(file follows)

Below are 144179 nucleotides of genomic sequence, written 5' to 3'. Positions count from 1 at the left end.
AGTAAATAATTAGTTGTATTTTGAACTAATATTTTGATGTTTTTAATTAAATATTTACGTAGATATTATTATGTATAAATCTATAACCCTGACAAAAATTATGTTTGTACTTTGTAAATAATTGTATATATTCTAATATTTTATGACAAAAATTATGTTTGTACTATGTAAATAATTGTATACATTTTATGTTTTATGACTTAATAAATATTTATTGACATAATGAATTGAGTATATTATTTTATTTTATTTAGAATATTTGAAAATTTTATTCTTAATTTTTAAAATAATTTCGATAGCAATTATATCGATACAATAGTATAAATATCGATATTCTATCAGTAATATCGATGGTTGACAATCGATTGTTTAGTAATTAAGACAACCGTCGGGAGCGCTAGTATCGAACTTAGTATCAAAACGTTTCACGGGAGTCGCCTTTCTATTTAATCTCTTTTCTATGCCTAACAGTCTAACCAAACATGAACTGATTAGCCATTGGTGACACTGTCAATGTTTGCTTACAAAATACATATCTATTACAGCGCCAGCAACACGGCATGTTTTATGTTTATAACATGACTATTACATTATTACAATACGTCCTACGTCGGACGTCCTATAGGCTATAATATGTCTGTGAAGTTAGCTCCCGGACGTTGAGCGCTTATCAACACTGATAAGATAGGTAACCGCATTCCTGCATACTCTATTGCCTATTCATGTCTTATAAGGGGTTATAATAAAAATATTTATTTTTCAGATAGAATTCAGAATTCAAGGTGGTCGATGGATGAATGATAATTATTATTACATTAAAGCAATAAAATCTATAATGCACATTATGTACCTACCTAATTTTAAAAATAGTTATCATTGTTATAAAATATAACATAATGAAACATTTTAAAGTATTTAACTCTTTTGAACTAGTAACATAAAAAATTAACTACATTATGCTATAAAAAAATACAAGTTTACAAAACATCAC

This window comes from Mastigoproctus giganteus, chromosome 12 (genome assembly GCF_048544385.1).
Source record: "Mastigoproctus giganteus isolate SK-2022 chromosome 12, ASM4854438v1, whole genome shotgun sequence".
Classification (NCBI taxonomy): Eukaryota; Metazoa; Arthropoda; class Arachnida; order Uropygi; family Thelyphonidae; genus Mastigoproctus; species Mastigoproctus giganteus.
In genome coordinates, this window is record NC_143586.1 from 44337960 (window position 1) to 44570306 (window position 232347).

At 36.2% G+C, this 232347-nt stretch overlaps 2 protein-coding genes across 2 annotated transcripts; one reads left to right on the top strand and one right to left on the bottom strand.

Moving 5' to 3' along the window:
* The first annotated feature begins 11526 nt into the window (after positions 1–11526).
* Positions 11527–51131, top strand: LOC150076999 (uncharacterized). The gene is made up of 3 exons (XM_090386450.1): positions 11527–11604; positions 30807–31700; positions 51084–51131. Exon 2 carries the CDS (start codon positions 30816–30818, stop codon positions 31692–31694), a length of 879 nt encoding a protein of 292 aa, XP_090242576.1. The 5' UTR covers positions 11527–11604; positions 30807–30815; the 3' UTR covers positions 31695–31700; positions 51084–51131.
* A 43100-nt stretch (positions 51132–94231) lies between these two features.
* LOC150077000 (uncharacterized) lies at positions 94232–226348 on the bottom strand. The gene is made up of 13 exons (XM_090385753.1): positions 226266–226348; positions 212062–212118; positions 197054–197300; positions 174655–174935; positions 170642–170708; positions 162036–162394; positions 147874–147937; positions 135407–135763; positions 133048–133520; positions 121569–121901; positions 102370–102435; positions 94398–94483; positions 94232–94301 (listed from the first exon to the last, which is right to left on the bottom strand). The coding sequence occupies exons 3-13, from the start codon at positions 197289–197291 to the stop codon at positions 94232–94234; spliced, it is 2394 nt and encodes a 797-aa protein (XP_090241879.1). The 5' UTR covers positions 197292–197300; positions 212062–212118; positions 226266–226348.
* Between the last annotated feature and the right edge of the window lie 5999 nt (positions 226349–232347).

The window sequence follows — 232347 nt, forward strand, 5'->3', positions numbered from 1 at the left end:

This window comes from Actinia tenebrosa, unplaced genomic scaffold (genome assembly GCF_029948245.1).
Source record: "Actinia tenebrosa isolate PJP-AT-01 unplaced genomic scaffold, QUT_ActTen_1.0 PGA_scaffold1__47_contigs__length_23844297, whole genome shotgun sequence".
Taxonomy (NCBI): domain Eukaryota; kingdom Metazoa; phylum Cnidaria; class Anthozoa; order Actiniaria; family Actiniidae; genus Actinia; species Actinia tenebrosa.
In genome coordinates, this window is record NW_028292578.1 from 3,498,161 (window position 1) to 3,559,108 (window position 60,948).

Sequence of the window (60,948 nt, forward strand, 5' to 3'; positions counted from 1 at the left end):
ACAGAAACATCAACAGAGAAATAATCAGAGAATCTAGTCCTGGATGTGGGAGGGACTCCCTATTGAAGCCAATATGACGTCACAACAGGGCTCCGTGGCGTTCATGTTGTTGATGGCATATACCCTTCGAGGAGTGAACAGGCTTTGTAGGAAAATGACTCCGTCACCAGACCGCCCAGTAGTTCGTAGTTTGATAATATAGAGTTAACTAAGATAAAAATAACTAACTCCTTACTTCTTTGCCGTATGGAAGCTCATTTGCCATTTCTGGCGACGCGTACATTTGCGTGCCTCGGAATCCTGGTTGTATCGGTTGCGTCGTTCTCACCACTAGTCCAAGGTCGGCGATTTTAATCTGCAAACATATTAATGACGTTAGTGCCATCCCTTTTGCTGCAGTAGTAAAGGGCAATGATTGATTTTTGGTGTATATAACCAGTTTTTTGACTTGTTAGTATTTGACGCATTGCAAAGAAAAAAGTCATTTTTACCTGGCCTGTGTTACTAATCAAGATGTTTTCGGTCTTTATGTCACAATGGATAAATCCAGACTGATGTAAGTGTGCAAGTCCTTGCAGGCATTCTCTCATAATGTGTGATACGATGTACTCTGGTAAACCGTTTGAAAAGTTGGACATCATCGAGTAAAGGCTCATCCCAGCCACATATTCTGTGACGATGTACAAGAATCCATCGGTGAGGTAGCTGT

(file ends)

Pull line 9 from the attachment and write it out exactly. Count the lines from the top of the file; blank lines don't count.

* The first annotated feature begins 11526 nt into the window (after positions 1–11526).